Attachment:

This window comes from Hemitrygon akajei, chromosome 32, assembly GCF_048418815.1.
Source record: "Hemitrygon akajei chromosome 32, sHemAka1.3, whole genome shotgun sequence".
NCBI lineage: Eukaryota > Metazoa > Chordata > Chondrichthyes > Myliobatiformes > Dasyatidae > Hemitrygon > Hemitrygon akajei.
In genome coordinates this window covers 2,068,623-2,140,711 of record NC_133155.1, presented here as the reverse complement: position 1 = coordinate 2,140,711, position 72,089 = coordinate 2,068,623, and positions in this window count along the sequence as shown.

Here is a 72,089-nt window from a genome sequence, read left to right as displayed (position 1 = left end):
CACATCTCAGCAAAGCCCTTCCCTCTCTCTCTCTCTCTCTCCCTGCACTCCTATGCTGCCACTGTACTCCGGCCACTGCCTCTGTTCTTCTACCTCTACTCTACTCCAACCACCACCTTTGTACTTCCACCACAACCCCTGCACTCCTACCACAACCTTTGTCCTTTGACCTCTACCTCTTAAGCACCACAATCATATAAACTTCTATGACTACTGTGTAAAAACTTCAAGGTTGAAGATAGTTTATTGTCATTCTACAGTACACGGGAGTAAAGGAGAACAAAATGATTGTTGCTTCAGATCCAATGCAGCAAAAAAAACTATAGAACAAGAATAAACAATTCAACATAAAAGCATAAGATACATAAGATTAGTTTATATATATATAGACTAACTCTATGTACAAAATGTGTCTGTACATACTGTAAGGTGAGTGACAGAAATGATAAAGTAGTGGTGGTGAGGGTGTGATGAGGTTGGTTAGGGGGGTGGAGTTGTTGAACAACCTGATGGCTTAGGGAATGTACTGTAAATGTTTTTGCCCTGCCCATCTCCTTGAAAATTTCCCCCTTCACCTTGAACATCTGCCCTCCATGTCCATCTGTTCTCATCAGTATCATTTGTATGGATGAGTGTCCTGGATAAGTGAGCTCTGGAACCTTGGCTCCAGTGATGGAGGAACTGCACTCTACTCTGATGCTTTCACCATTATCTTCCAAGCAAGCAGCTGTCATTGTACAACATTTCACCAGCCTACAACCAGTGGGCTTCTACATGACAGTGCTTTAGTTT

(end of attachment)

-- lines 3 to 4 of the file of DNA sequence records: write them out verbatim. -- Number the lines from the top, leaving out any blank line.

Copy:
NCBI lineage: Eukaryota > Metazoa > Chordata > Chondrichthyes > Myliobatiformes > Dasyatidae > Hemitrygon > Hemitrygon akajei.
In genome coordinates this window covers 2,068,623-2,140,711 of record NC_133155.1, presented here as the reverse complement: position 1 = coordinate 2,140,711, position 72,089 = coordinate 2,068,623, and positions in this window count along the sequence as shown.